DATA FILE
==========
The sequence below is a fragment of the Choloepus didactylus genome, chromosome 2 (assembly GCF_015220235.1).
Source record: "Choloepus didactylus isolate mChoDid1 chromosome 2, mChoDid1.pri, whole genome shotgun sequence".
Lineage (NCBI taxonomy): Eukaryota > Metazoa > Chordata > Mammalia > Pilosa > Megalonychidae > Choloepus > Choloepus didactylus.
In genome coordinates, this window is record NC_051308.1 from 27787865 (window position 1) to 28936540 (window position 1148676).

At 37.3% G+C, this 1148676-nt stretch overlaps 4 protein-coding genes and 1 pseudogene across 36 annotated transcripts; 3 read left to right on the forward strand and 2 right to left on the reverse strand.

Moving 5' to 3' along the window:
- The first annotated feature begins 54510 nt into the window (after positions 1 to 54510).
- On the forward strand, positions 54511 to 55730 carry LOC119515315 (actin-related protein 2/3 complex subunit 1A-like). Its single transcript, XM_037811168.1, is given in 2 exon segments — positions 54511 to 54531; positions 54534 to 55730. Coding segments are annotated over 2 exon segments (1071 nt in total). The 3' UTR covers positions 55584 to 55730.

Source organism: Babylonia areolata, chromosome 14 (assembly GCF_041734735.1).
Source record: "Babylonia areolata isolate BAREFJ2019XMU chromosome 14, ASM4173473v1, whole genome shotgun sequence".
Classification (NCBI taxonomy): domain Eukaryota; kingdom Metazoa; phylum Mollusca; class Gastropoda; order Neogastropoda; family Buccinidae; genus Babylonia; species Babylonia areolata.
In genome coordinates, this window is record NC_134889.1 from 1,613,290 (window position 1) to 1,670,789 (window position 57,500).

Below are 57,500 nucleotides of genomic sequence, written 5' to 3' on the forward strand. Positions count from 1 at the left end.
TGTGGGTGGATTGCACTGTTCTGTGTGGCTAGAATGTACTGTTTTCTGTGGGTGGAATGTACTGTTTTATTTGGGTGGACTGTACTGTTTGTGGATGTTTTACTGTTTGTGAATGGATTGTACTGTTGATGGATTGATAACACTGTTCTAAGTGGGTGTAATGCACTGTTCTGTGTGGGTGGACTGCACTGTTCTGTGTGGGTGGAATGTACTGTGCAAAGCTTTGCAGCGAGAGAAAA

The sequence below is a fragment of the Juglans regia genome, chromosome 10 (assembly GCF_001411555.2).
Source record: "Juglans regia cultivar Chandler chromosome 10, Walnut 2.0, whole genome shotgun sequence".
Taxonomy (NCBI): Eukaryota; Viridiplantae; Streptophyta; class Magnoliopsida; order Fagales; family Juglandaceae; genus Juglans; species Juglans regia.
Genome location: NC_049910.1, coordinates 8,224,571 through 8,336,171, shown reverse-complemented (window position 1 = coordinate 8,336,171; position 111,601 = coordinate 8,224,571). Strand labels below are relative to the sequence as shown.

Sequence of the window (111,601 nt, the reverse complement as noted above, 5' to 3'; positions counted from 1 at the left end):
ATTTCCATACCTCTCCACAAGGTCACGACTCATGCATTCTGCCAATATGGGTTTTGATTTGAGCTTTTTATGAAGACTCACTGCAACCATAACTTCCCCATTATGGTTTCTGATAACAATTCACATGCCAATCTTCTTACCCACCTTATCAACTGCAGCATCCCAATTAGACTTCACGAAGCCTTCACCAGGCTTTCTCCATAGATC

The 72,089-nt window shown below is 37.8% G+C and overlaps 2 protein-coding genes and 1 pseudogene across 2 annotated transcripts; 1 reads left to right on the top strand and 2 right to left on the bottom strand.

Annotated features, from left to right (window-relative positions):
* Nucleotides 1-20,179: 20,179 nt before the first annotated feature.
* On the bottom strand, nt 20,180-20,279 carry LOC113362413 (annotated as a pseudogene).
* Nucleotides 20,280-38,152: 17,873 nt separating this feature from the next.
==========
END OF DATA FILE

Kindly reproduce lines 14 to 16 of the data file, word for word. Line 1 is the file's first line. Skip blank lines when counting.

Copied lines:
TGTGGGTGGATTGCACTGTTCTGTGTGGCTAGAATGTACTGTTTTCTGTGGGTGGAATGTACTGTTTTATTTGGGTGGACTGTACTGTTTGTGGATGTTTTACTGTTTGTGAATGGATTGTACTGTTGATGGATTGATAACACTGTTCTAAGTGGGTGTAATGCACTGTTCTGTGTGGGTGGACTGCACTGTTCTGTGTGGGTGGAATGTACTGTGCAAAGCTTTGCAGCGAGAGAAAA

The sequence below is a fragment of the Juglans regia genome, chromosome 10 (assembly GCF_001411555.2).
Source record: "Juglans regia cultivar Chandler chromosome 10, Walnut 2.0, whole genome shotgun sequence".